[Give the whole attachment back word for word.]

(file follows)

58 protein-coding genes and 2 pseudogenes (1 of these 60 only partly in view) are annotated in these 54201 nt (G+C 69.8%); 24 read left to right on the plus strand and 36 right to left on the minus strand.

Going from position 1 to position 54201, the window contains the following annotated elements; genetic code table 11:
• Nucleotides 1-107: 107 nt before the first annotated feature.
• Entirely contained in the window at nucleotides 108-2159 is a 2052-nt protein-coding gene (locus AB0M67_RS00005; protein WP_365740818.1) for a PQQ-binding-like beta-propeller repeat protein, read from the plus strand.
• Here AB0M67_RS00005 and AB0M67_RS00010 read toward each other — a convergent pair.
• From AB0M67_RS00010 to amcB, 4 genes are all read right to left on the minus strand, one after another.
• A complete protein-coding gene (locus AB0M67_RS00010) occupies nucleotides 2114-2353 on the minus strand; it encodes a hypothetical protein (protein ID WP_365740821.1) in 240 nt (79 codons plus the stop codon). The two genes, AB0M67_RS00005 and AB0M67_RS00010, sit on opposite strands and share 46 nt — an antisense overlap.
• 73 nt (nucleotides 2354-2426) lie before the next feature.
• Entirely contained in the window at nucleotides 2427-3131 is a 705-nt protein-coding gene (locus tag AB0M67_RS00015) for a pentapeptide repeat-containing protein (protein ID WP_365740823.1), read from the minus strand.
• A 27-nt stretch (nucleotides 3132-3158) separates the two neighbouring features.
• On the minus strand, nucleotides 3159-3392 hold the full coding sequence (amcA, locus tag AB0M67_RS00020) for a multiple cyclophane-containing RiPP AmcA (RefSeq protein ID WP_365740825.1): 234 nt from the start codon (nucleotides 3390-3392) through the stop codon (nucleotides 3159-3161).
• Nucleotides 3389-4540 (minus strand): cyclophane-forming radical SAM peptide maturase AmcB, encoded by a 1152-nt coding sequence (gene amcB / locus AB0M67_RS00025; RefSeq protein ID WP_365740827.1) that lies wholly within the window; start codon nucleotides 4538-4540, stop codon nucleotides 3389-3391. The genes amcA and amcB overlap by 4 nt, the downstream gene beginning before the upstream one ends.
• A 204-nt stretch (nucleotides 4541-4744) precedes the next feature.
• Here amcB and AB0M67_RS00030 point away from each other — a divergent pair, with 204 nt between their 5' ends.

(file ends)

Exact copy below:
58 protein-coding genes and 2 pseudogenes (1 of these 60 only partly in view) are annotated in these 54201 nt (G+C 69.8%); 24 read left to right on the plus strand and 36 right to left on the minus strand.

Going from position 1 to position 54201, the window contains the following annotated elements; genetic code table 11:
• Nucleotides 1-107: 107 nt before the first annotated feature.
• Entirely contained in the window at nucleotides 108-2159 is a 2052-nt protein-coding gene (locus AB0M67_RS00005; protein WP_365740818.1) for a PQQ-binding-like beta-propeller repeat protein, read from the plus strand.
• Here AB0M67_RS00005 and AB0M67_RS00010 read toward each other — a convergent pair.
• From AB0M67_RS00010 to amcB, 4 genes are all read right to left on the minus strand, one after another.
• A complete protein-coding gene (locus AB0M67_RS00010) occupies nucleotides 2114-2353 on the minus strand; it encodes a hypothetical protein (protein ID WP_365740821.1) in 240 nt (79 codons plus the stop codon). The two genes, AB0M67_RS00005 and AB0M67_RS00010, sit on opposite strands and share 46 nt — an antisense overlap.
• 73 nt (nucleotides 2354-2426) lie before the next feature.
• Entirely contained in the window at nucleotides 2427-3131 is a 705-nt protein-coding gene (locus tag AB0M67_RS00015) for a pentapeptide repeat-containing protein (protein ID WP_365740823.1), read from the minus strand.
• A 27-nt stretch (nucleotides 3132-3158) separates the two neighbouring features.
• On the minus strand, nucleotides 3159-3392 hold the full coding sequence (amcA, locus tag AB0M67_RS00020) for a multiple cyclophane-containing RiPP AmcA (RefSeq protein ID WP_365740825.1): 234 nt from the start codon (nucleotides 3390-3392) through the stop codon (nucleotides 3159-3161).
• Nucleotides 3389-4540 (minus strand): cyclophane-forming radical SAM peptide maturase AmcB, encoded by a 1152-nt coding sequence (gene amcB / locus AB0M67_RS00025; RefSeq protein ID WP_365740827.1) that lies wholly within the window; start codon nucleotides 4538-4540, stop codon nucleotides 3389-3391. The genes amcA and amcB overlap by 4 nt, the downstream gene beginning before the upstream one ends.
• A 204-nt stretch (nucleotides 4541-4744) precedes the next feature.
• Here amcB and AB0M67_RS00030 point away from each other — a divergent pair, with 204 nt between their 5' ends.